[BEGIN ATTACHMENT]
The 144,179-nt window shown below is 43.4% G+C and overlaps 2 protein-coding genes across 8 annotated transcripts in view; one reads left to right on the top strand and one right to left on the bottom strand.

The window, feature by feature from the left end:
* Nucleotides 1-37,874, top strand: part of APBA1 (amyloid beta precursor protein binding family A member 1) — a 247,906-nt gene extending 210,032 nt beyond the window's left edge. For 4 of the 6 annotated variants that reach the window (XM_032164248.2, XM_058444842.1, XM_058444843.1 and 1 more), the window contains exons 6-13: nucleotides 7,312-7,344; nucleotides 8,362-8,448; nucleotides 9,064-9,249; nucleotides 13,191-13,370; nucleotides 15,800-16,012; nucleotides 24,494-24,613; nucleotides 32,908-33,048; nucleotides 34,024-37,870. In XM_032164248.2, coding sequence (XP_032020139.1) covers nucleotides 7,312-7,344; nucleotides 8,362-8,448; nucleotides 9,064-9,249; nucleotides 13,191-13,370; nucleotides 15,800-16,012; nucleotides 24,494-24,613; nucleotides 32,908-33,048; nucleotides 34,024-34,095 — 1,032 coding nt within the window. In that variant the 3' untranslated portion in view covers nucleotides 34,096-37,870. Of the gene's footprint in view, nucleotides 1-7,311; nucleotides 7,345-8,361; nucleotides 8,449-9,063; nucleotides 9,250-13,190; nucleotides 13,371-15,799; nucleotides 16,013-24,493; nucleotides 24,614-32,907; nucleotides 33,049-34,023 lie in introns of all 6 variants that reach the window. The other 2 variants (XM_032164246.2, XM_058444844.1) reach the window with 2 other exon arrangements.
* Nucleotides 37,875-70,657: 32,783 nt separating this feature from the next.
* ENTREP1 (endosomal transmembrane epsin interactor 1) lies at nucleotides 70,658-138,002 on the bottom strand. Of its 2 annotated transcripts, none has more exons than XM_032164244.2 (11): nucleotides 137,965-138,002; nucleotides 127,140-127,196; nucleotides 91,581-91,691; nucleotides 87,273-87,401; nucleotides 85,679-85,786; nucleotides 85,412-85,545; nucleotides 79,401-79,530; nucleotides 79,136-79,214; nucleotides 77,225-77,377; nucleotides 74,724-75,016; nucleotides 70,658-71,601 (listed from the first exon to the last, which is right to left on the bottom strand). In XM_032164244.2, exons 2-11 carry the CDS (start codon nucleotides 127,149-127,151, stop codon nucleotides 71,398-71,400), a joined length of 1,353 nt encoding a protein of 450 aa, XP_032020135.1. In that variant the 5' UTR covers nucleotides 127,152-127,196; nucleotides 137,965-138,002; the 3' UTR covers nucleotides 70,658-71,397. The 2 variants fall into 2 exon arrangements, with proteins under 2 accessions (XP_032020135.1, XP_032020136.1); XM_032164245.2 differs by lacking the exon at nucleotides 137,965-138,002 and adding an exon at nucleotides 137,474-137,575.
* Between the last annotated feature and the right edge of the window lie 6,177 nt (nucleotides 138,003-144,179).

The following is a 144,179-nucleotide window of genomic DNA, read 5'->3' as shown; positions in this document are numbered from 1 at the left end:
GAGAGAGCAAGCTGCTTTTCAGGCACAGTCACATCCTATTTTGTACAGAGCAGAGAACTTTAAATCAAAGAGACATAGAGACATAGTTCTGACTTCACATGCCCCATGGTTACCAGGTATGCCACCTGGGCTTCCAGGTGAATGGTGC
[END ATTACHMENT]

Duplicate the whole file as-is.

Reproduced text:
The 144,179-nt window shown below is 43.4% G+C and overlaps 2 protein-coding genes across 8 annotated transcripts in view; one reads left to right on the top strand and one right to left on the bottom strand.

The window, feature by feature from the left end:
* Nucleotides 1-37,874, top strand: part of APBA1 (amyloid beta precursor protein binding family A member 1) — a 247,906-nt gene extending 210,032 nt beyond the window's left edge. For 4 of the 6 annotated variants that reach the window (XM_032164248.2, XM_058444842.1, XM_058444843.1 and 1 more), the window contains exons 6-13: nucleotides 7,312-7,344; nucleotides 8,362-8,448; nucleotides 9,064-9,249; nucleotides 13,191-13,370; nucleotides 15,800-16,012; nucleotides 24,494-24,613; nucleotides 32,908-33,048; nucleotides 34,024-37,870. In XM_032164248.2, coding sequence (XP_032020139.1) covers nucleotides 7,312-7,344; nucleotides 8,362-8,448; nucleotides 9,064-9,249; nucleotides 13,191-13,370; nucleotides 15,800-16,012; nucleotides 24,494-24,613; nucleotides 32,908-33,048; nucleotides 34,024-34,095 — 1,032 coding nt within the window. In that variant the 3' untranslated portion in view covers nucleotides 34,096-37,870. Of the gene's footprint in view, nucleotides 1-7,311; nucleotides 7,345-8,361; nucleotides 8,449-9,063; nucleotides 9,250-13,190; nucleotides 13,371-15,799; nucleotides 16,013-24,493; nucleotides 24,614-32,907; nucleotides 33,049-34,023 lie in introns of all 6 variants that reach the window. The other 2 variants (XM_032164246.2, XM_058444844.1) reach the window with 2 other exon arrangements.
* Nucleotides 37,875-70,657: 32,783 nt separating this feature from the next.
* ENTREP1 (endosomal transmembrane epsin interactor 1) lies at nucleotides 70,658-138,002 on the bottom strand. Of its 2 annotated transcripts, none has more exons than XM_032164244.2 (11): nucleotides 137,965-138,002; nucleotides 127,140-127,196; nucleotides 91,581-91,691; nucleotides 87,273-87,401; nucleotides 85,679-85,786; nucleotides 85,412-85,545; nucleotides 79,401-79,530; nucleotides 79,136-79,214; nucleotides 77,225-77,377; nucleotides 74,724-75,016; nucleotides 70,658-71,601 (listed from the first exon to the last, which is right to left on the bottom strand). In XM_032164244.2, exons 2-11 carry the CDS (start codon nucleotides 127,149-127,151, stop codon nucleotides 71,398-71,400), a joined length of 1,353 nt encoding a protein of 450 aa, XP_032020135.1. In that variant the 5' UTR covers nucleotides 127,152-127,196; nucleotides 137,965-138,002; the 3' UTR covers nucleotides 70,658-71,397. The 2 variants fall into 2 exon arrangements, with proteins under 2 accessions (XP_032020135.1, XP_032020136.1); XM_032164245.2 differs by lacking the exon at nucleotides 137,965-138,002 and adding an exon at nucleotides 137,474-137,575.
* Between the last annotated feature and the right edge of the window lie 6,177 nt (nucleotides 138,003-144,179).

The following is a 144,179-nucleotide window of genomic DNA, read 5'->3' as shown; positions in this document are numbered from 1 at the left end:
GAGAGAGCAAGCTGCTTTTCAGGCACAGTCACATCCTATTTTGTACAGAGCAGAGAACTTTAAATCAAAGAGACATAGAGACATAGTTCTGACTTCACATGCCCCATGGTTACCAGGTATGCCACCTGGGCTTCCAGGTGAATGGTGC